THE mother of two teenagers who died after struggling in the sea told an inquest how the sand gave way beneath her feet as she rushed into the water to help.

Haider Ali, 18, and Malika Shamas, 14, were pulled from the sea after getting into difficulty near a groyne sea defence off Clacton.

The siblings' cousin, a 15-year-old girl, was also pulled from the water, but later made a full recovery.

Haider and Malika, who could both swim, later died in Colchester General Hospital.

An inquest held at Chelmsford Coroner’s Court found they died as the result of an accident.

The inquest heard the family had been visiting Clacton for a day at the seaside, arriving via coach from their Luton home.

The teenagers’ mother spoke at the inquest via an interpreter.

She told how she waded out into the water to try and help and called on the council to provide ‘child-friendly’ signs.

She said: “Has the council ever considered or thought about child-friendly signs as well – something that talks more to children and younger people getting into the waters.

“I also entered the water to try and help some of the children.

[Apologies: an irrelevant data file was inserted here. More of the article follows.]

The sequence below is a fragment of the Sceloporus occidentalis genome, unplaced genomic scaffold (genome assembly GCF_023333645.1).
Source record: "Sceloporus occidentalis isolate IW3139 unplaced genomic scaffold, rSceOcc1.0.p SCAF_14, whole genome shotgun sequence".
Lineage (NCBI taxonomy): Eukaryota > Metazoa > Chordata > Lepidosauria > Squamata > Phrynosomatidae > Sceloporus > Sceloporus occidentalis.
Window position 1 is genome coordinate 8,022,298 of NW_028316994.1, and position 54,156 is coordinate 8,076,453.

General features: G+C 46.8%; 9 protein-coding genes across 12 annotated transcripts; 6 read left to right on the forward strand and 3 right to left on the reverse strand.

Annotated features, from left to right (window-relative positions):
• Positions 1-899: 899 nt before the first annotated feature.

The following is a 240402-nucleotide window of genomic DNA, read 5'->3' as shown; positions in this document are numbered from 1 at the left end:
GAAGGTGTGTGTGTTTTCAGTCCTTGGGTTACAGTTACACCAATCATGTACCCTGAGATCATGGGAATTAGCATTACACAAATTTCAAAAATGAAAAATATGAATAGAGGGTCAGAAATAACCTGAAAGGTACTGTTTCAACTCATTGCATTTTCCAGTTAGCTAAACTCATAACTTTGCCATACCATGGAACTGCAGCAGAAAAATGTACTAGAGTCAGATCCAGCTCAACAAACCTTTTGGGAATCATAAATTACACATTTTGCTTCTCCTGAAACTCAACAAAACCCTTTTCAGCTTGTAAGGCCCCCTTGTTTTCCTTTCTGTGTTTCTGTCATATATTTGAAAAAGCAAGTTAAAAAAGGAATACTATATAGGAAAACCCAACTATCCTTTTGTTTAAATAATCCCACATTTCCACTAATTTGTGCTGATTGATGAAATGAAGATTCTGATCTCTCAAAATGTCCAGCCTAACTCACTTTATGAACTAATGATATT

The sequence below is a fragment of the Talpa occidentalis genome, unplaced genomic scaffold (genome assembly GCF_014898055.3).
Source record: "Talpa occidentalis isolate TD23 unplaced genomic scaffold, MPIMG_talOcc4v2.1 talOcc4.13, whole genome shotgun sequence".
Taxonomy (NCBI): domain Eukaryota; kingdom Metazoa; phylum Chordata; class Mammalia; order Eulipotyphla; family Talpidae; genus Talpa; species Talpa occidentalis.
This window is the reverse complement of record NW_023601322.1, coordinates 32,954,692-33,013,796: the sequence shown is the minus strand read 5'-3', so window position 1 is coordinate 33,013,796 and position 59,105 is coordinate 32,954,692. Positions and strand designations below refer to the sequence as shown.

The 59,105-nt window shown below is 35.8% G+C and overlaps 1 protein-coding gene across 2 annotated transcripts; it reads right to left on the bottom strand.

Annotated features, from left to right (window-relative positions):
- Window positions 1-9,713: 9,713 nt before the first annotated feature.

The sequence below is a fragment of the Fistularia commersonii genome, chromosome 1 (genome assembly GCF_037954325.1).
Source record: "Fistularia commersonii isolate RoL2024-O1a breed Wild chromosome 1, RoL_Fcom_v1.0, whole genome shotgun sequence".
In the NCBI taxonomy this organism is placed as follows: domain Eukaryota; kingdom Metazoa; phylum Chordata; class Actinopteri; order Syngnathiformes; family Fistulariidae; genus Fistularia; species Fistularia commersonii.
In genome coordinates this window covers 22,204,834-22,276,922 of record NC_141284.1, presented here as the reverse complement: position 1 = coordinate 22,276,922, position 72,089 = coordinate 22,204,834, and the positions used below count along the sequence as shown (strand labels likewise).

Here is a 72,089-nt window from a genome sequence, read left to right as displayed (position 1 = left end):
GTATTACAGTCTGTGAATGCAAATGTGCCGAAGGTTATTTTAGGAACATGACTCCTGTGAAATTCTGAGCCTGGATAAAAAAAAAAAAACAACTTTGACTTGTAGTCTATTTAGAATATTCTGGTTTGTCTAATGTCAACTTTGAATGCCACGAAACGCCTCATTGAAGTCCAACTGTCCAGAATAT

“Even as I was trying to reach this little girl who was clinging on to her precious life, the sand underneath my feet kept giving way.

“It was like I had no control.

“The sand was giving way beneath my feet as I was trying to reach this little girl.

“This happened within minutes.

“Because of that the water rose quickly.”

Mr Carran said signs are in place warning of the dangers of swimming near the groynes and flags show where the beach patrol operates.

He said a safety forum set up in the wake of the death of Ben Quartermaine, 15, in 2018, had helped to ensure swimming lessons were provided to 2,000 youngsters.

Mr Carran added the council is looking at handing out sea safety leaflets to passengers on some coaches bound for the seaside, as well as printing safety information on the back of train tickets.

“We did have an independent signage audit done in September 2018 and that audit came back to say our signs meet national standards,” he said.